The services sector is about to experience transformative wave of automation, according to Arvind Mehrotra president and global business head infrastructure management services at Indian outsourcing giant NIIT.
The first stage of automation is well underway, he pointed out. Autonomous machines go places where humans cannot tread, laying undersea cables, monitoring the wear on drill tips and aircraft engines and sniffing network traffic for anomalies. Others are labouring away at things that they can do more efficiently than humans - such as asswmbling vehicles on production lines.
Automation has already had a big impact in certain sectors such as manufacturing, distribution energy and telecoms but the next phase of will be felt most strongly in the services sector.
Robotic Process Automation (RPA) is moving fast, enabled by advances in machine learning and real-time analytics. The economics of the situation dictate that inevitably RPA will be adopted by more and more services companies - banks, legal, consultancies, education, health, government - Mehrotra explained.
"For many years services companies have been outsourcing repetitive tasks like data input and invoice generation to India or the Philippines, but now all companies are using that strategy so there's no competitive advantage, its still humans doing the work" he said.
"Now is the next wave. They have to protect their margins and retain their customers so they are bringing in RPA for efficiency."
Mehotra cited the case of SEI Investments Company which has implemented RPA "to lower costs but more importantly to eliminate human error, which could have financial impact on their business, client experience and the SEI brand".
The soft bots are coming
A software robot, according to Wikipedia, is a "software application that replicates the actions of a human being interacting with the user interface of a computer system". Soft bots are particularly suitable for repetitive tasks.
"If an individual has to constantly review a checklist, because the task is very monotonous he will keep saying 'yes, yes' to everything without checking the other information that's in front of him. That brings in error and leads to unpredictability in the service."
RPA also allows services companies to redefine their business processes, eliminating bottlenecks and delays caused by employees being in meetings or at lunch, Mehrotra added.
"There are not enough hands to do all the work. Someone might be responsible for initiating a workflow, but they may be in a meeting.
"Many operations and many workloads can be orchestrated in such a manner that they don't require human intervention. Instead of a human having to navigate multiple systems, multiple screens, copying information from one place to another, initiating workflows, this is where an RPA bot can come into play, making the service more efficient and more predictable and eliminating costs."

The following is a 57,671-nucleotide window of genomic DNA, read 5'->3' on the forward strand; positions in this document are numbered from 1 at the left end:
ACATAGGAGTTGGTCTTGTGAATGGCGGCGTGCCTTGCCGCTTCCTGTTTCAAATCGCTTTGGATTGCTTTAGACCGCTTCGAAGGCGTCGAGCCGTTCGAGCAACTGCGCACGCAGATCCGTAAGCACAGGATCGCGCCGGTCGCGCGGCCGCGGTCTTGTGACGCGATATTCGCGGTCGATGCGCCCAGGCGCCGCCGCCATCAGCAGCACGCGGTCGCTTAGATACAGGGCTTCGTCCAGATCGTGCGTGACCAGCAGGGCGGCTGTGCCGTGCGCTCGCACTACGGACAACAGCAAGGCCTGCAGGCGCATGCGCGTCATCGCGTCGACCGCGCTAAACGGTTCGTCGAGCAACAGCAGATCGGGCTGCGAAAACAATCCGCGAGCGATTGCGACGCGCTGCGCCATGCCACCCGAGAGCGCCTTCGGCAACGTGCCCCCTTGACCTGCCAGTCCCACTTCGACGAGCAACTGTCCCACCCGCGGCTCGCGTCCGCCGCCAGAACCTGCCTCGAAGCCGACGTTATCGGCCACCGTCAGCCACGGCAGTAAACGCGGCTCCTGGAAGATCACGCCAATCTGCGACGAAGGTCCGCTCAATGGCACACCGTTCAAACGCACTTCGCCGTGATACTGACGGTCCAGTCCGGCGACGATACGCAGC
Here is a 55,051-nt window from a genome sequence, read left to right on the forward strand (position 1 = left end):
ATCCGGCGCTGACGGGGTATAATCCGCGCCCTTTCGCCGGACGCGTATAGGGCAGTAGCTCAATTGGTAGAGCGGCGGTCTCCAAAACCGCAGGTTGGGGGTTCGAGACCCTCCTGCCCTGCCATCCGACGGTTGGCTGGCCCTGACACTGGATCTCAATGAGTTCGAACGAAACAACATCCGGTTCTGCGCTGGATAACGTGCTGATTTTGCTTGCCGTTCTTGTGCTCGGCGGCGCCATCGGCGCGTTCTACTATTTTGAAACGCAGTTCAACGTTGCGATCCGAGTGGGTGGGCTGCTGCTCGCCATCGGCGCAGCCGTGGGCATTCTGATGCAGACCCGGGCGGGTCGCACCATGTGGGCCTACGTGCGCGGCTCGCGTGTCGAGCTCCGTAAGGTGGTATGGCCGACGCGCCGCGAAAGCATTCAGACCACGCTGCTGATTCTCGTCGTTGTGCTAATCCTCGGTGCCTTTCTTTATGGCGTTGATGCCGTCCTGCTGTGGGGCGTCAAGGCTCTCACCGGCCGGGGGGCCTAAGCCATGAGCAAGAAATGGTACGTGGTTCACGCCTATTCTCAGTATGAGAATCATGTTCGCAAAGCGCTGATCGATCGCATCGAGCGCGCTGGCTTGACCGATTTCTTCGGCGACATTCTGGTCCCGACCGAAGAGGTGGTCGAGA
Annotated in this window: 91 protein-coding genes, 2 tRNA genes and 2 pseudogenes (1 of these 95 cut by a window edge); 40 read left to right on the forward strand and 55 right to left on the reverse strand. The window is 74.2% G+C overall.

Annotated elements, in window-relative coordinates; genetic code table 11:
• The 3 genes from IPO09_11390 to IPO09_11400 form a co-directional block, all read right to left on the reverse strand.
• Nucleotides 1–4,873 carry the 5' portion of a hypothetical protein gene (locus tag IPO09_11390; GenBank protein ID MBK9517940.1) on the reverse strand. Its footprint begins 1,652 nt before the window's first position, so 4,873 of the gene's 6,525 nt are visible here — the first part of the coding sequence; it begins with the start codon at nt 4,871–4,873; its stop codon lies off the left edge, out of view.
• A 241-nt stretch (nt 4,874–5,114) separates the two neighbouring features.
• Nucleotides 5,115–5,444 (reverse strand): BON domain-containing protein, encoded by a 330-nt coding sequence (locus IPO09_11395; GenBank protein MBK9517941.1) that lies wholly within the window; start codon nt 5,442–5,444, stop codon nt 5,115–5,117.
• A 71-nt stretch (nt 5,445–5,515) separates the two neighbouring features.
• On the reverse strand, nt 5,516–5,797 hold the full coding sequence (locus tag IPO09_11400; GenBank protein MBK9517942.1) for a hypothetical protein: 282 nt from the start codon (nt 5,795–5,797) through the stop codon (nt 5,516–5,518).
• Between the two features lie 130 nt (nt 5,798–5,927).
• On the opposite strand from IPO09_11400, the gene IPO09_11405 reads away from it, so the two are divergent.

In many situations the human being is now the "limiting factor" according to Mehotra, with the automation technologies in their third or fourth generation, but most business processes stuck in the first. The next wave, characterised by AI, will start to see some decision making tasks deferred to bots too.
Out with the old, in with the new
That's all well and good from a boardroom point of view, but what about the workers? Inevitably the box-ticking-type jobs are going the way of the typing pool as are invoice generation, employee 'onboarding' and other repetitive tasks, but what about the systems experts and the back-office positions? There will still be a need for these roles (think Cobol coders in banks), but there will be fewer of them and they will be more highly paid, said Mehotra. Meanwhile information processors will need to learn new skills.
"The back office will move to the front office. There will be a need for more customer facing positions, because that's where the differentiation lies, being able to retain customers. So empathetic roles will come to the fore."
Mehrotra argues that a generational psychological shift towards public extraversion is underway as evidenced by social media.
"We are in the social era, more people are able to explain their point of view. As a society we are getting used to multitasking and dealing with diverse sets of information," he said.
"One skillset that will become more important will be the ability to express our point of view. This is natural for Generation Y, they do not have inhibitions in expressing their point of view and they don't feel ridiculed if it's not accepted - they have an alter ego on social media. But older people tend to be shy about that."
As well as new customer facing roles, jobs will be created in IT in areas such as AI, analytics and designing and scripting bots, he explained. In business people will be freed up to look at process re-engineering and cost management and innovation, and training will enjoy an increased status.
"We shouldn't fear this. It will remove the boring tasks and enable us to enjoy our life better" Mehotra, concluded.
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